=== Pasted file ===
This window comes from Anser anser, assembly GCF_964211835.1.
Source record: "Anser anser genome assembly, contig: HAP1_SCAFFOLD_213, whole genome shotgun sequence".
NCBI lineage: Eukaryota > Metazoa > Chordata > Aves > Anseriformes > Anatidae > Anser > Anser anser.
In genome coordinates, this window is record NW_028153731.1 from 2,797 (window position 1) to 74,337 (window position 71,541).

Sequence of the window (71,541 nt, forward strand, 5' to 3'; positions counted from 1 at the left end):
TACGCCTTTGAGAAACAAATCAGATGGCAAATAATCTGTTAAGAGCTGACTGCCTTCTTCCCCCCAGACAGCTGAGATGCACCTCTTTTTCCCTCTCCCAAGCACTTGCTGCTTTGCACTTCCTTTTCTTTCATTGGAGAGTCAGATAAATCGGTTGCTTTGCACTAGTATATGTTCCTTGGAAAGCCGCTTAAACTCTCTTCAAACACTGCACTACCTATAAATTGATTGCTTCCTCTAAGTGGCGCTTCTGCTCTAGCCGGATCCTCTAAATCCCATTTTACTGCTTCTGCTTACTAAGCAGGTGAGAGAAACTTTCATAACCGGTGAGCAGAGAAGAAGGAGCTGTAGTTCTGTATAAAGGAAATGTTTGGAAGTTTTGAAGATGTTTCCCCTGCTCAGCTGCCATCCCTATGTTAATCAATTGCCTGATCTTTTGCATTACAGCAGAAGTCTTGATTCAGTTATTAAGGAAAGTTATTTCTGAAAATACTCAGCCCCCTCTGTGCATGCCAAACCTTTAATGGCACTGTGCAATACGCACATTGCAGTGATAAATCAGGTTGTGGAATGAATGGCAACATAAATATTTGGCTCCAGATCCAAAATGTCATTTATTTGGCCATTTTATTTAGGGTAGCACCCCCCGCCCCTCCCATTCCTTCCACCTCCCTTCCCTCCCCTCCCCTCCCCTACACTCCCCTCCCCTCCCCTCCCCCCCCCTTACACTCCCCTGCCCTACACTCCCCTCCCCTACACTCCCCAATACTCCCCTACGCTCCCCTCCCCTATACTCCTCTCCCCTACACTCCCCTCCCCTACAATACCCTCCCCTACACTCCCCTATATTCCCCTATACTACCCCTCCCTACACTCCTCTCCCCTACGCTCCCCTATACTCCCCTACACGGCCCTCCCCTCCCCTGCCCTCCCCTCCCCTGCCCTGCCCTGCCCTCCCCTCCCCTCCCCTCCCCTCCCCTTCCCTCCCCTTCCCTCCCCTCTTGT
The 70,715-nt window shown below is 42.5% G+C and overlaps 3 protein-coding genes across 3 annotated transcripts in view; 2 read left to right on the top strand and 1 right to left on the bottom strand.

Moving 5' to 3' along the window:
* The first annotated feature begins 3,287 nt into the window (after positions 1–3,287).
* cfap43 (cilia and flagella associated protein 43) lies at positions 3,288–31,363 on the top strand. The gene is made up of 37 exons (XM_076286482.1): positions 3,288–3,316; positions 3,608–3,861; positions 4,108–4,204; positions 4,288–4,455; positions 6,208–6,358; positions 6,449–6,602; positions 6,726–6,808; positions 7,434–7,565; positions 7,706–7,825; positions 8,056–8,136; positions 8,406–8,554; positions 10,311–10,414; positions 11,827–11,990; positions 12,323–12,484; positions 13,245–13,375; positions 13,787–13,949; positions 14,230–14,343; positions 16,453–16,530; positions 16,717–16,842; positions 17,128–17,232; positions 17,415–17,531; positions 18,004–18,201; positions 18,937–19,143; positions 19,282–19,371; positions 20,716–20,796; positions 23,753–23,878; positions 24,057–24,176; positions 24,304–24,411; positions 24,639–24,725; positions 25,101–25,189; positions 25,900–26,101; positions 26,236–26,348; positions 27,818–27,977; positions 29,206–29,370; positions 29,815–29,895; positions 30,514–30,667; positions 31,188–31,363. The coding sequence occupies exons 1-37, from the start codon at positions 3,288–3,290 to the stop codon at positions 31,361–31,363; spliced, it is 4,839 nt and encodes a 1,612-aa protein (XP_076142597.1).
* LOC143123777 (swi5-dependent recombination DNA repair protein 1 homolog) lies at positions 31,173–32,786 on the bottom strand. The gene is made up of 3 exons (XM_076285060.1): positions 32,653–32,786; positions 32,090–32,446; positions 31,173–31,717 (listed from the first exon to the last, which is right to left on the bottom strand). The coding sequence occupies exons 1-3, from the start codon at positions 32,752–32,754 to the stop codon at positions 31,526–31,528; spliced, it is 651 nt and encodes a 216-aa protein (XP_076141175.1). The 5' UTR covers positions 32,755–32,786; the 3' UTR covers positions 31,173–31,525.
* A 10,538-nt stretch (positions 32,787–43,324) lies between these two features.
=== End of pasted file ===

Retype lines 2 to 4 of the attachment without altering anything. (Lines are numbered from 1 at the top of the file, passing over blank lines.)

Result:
Source record: "Anser anser genome assembly, contig: HAP1_SCAFFOLD_213, whole genome shotgun sequence".
NCBI lineage: Eukaryota > Metazoa > Chordata > Aves > Anseriformes > Anatidae > Anser > Anser anser.
In genome coordinates, this window is record NW_028153731.1 from 2,797 (window position 1) to 74,337 (window position 71,541).